Kelly is the co-founder and executive director of Stand Up Nashville, a labor-aligned coalition of community groups. If she were to defeat Cooper — a centrist first elected in 1982 and now in his 10th term since returning to the House in 2003 — and win his seat, Kelly would become the first gay, Black woman to serve in Congress.
“I’ve watched kids grow up in this city and felt their fear when we didn’t know what would come next,” Kelly said in a statement. “We need more pathways out of poverty, and the status quo is no longer good enough. I know how to build coalitions that get results, and I’m running for Congress so that we can make bold, ambitious change at the national level.”
After Ocasio-Cortez in 2018, Justice Democrats helped elect freshman Reps. Jamaal Bowman of New York, Cori Bush of Missouri and Marie Newman of Illinois in 2020. All three first-term lawmakers ousted a moderate or conservative incumbent Democratic House member on their way to victory in November.
Tennessee’s 5th Congressional District, with its hub in Nashville, is one of the few Democratic strongholds in a state that backed former President Donald Trump with more than 60% of the vote last year — making it a prime target for Justice Democrats, who have mostly focused their resources on boosting progressive insurgent campaigns in safe blue districts.
“As someone who has spent her life as a public servant and a community organizer, Odessa Kelly is exactly the kind of Democrat we need in Congress,” Justice Democrats executive director Alexandra Rojas said in a statement. “Our grassroots movement has shocked the nation in two cycles and we are prepared to do it again. It’s time to usher in a new generation of progressive leadership into the Democratic Party.”
Cooper, whose political career stretches back nearly four decades, is the brother of Nashville Mayor John Cooper and son of former Tennessee Gov. Prentice Cooper. He also served in the House from 1983-1995. Cooper ran unopposed in the 2020 general election.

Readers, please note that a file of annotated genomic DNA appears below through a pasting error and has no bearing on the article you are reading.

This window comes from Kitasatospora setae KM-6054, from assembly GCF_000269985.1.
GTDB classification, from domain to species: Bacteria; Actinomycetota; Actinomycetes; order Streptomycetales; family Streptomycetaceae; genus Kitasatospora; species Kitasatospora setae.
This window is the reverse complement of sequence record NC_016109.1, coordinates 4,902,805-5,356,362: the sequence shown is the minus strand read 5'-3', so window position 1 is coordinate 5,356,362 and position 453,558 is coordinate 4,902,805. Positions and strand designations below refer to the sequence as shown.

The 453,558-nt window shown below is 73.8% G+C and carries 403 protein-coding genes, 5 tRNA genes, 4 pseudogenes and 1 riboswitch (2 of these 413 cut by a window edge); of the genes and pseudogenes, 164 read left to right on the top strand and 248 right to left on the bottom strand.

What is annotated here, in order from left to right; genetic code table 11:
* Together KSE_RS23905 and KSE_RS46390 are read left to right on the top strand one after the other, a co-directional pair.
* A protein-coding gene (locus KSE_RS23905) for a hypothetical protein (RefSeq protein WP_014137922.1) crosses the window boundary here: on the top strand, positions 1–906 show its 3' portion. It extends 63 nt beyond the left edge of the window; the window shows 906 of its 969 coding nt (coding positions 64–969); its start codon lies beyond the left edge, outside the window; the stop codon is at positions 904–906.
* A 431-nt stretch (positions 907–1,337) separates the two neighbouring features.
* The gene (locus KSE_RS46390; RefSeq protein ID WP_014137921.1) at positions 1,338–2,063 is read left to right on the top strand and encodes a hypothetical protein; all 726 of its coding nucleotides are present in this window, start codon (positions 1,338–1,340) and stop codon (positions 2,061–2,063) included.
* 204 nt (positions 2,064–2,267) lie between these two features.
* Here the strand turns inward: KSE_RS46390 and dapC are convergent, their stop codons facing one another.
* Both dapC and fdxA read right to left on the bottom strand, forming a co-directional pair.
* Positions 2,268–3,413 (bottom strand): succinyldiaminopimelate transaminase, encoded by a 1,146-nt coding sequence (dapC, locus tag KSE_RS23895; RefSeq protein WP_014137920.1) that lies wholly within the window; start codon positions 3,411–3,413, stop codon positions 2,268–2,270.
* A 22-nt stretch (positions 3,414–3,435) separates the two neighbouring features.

In her campaign kick-off video, Kelly spoke about her own father’s work at a community center in East Nashville.
“The pride my daddy had for his work in this city and the joy I felt growing up in this community — that made me who I am,” Kelly says, pledging to reject corporate PAC money and back “Medicare for All, housing justice and Green New Deal union jobs.”
In her announcement, Kelly criticized Cooper — who had an estimated personal net worth of more than $16 million in 2018, according to the Center for Responsive Politics — for taking donations from “corporate PACs representing weapons manufacturers and real estate developers.”
During her time as the leader of Stand Up Nashville, Kelly has been on the front line of a series of campaigns to push for more equitable representation in city government. The group formed its Boards and Commissions Leadership Institute in order to help create a pipeline for a new, more diverse class of candidates.
Kelly’s organization also brokered a “community benefits agreement” in 2018 as part of the deal to build a new stadium for Nashville SC, a Major League Soccer club now entering its second season. The agreement provided for affordable housing on the development site, a starting wage for stadium workers above $15 an hour, and the formation of a committee to assure the agreement’s various provisions are met.